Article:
Bidding for generic stake?

Sanofi-aventis, PPF on verge of bidding war for Czech generic drug maker Zentiva

Chris Anderson
PARIS—Speculation that a bidding war will ensue continued early this month, after an announced takeover bid of Czech generic drug maker Zentiva by closely-held investment company PPF for 950 Czech Crowns (CZK)  was trumped in late June by French pharma giant Sanofi-aventis's competing bid of CZK 1,050 or roughly $2.6 billion.

Meanwhile market speculators have all but signaled their anticipation of a bidding war, sending shares of Zentiva to more than CZK 1,100—higher than both offers on the table. Zentiva management may also be expecting one or both companies to up the ante, as it urged its shareholders to take no action on the Sanofi bid for the time being while also advising shareholders not to accept the smaller PPF bid, which a company press release stated was "opportunistic in its timing."

That opportunity has sprung from a marked retreat from just a year ago, when Zentiva shares were trading for more than CZK 1,400. According to Zentiva officials, the prospects for 2008 are strong and the current share is the result of "two unscheduled, and for the Czech market, unprecedented trading statements in 2007" which have negatively impacted share price.

These short-term struggles included higher-than-expected costs associated with Zentiza's acquisition of Turkish firm Eczacibasi, as well as marked decline in revenue from Romania, which was impacted, in part, by the strength of Czech currency.

Both PPF and Sanofi already own a sizable portion of Zentiva. PPF bought in roughly three years ago and owns just over 19 percent of the company, while Sanofi's share in the company is just shy of 25 percent.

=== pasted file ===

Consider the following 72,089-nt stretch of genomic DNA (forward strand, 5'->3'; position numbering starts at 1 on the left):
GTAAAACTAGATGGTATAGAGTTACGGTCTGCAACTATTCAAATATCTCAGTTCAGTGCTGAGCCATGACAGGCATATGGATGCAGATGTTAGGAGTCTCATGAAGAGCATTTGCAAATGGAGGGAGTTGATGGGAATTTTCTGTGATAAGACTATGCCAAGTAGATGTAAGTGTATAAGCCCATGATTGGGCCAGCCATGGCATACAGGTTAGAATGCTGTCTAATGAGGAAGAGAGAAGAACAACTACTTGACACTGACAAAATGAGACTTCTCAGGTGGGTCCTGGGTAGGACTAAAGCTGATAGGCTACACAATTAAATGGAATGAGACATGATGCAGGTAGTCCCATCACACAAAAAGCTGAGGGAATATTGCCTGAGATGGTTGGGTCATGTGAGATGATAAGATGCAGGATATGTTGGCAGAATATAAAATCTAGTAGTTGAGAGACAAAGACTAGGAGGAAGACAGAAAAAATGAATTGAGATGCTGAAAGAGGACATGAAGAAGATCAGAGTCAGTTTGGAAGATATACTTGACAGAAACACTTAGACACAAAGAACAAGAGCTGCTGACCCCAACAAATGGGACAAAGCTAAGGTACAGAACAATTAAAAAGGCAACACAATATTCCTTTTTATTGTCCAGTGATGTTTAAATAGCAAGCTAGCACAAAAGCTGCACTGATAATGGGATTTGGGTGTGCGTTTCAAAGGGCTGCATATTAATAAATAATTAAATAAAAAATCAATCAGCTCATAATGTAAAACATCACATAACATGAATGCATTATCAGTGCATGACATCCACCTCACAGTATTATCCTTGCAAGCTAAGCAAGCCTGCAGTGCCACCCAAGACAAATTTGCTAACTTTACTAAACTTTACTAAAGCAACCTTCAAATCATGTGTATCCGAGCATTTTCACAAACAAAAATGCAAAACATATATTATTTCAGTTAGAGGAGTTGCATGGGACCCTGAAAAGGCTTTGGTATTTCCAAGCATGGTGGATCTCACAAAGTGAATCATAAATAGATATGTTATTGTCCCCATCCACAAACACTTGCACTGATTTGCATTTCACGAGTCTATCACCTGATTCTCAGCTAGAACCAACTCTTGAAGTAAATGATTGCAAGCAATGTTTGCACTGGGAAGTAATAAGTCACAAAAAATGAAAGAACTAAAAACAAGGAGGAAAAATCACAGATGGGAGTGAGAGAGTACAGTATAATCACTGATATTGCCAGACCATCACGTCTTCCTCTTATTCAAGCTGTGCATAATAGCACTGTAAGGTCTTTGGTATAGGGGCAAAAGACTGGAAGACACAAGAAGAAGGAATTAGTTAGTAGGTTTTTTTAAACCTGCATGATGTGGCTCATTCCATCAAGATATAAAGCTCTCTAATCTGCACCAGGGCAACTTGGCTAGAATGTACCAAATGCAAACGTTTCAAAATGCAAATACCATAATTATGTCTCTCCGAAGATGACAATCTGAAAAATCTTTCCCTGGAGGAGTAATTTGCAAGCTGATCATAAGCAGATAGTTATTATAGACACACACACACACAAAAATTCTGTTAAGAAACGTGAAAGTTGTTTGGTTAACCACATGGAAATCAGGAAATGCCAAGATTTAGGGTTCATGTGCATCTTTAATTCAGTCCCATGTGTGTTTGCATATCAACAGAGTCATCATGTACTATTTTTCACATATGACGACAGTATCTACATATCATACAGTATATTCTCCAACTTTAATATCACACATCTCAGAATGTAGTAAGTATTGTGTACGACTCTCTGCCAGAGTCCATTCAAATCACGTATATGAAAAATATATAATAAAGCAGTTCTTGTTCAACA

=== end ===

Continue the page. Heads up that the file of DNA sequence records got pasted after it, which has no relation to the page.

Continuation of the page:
Commenting in a Reuters story on the proposed offer by Sanofi, Milan Vanicek, an analyst with Czech stock dealer Atlantik FT, thinks PPF won't be inclined to accept the Sanofi offer for its shares.

"If you look at for how much PPF bought their stake, that bid still seems too low," Vanicek says, noting that PPF made its investment in Zentiva in 2005 at 1,025, only slightly lower than the Sanofi offer.

For its part, Sanofi may be looking to Zentiva as part of a broader strategy to even out its revenue stream.

"Sanofi-aventis is already established in the various markets where Zentiva operates. The intended acquisition of the control of Zentiva carries a strong strategic rationale," the company noted in a public statement announcing its bid.

While it did not disclose exactly what the strategic rationale is, it's not hard to speculate that Sanofi may be looking to the generics market to diversify its business and insulate it somewhat from declining revenue in its core business.

"Sanofi doesn't really have much right now in terms of its generics arm," says Bram Buring, at Czech-based investment banking firm Wood & Co. in a report published on Bloomberg.com. "This might signify that they are truly interested in building their generics business."

That wouldn't make it the first large pharmaceutical company to take that approach. Sanofi's bid came only a week after Tokyo-based pharma Daiichi Sankyo announced its intent to buy a controlling stake in Indian generics company Ranbaxy for $4.6 billion.

A Sanofi spokesperson noted in published reports that the company expected the acquisition of Zentiva to be accretive to earnings from the first year of the integration, despite recent earnings disappointments.

In a procedural move, aimed at clearing the way for a potential Sanofi buyout, Zentiva announced the termination of a shareholder agreement between certain members of Zentiva and Sanofi-aventis Europe, which restricted the ability of Sanofi to buy certain management shares.

PPF officials were said to be mulling a higher offer, something that seemed more likely as investment firm J&T, holder of a 7.2 percent stake in Zentiva, said it would not accept PPF's original bid.

An extraordinary shareholders' meeting was scheduled to take place earlier this month, to discuss, but not vote on the PPF offer and, presumably the counter offer by Sanofi-aventis. The meeting is required by Dutch law where Zentiva shares are registered for public trading. DDN

Chris Anderson

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